A steady pounding by meteors, comets, and other space rocks gives the moon a high-power facelift—every 81,000 years. A new study published in Nature finds that pummeling reworks about the top inch of the entire lunar surface over that period, which happens to be "more than a hundred times faster than previous models estimated from meteoritic impacts (ten million years)." Using 14,092 paired before-and-after pictures snapped by NASA's Lunar Reconnaissance Orbiter, researchers mapped 222 new craters that have pocked the moon's surface in the past seven years. An estimated 80% of those craters are at least 30 feet in diameter; it's 33% more craters than expected. So why doesn't Earth's surface get similarly churned?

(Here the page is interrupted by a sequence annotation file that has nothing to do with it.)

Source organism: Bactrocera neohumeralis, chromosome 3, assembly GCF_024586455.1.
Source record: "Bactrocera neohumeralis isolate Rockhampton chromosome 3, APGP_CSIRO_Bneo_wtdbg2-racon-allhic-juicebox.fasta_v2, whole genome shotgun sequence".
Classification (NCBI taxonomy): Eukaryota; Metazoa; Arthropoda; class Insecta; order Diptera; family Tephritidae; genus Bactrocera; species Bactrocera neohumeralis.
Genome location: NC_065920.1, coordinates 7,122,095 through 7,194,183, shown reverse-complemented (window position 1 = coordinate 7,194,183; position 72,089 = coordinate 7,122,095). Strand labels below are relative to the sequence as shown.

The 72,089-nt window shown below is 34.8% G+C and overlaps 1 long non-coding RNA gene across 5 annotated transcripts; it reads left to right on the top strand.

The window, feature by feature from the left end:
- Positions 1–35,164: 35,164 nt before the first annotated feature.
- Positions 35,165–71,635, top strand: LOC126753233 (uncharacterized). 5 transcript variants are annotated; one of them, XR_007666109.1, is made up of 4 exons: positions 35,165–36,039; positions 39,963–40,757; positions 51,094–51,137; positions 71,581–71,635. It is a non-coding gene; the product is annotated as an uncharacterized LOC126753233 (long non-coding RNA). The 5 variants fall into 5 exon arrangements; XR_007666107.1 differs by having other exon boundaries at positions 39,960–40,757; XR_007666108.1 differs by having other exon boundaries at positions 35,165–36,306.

All credit goes to our "thick" atmosphere, where much of the more than 100 tons of space dust and smaller particles that shower the planet each day disintegrates, reports the AFP. Earth's atmosphere (measured at sea level) contains about 100 billion billion molecules per cubic centimeter compared with only 100 molecules per cubic centimeter for the moon. The thin-skinned surface means that future lunar astronauts are at risk of being whacked by space rocks. While the likelihood of a direct hit is low, the potential for being affected by a "splotch" is much higher. The researchers identified 47,000 "splotches," which occurred when an impact disturbs surface material such that it's catapulted into the air and comes down elsewhere, sometimes as far as miles away. (The moon once looked different from Earth.)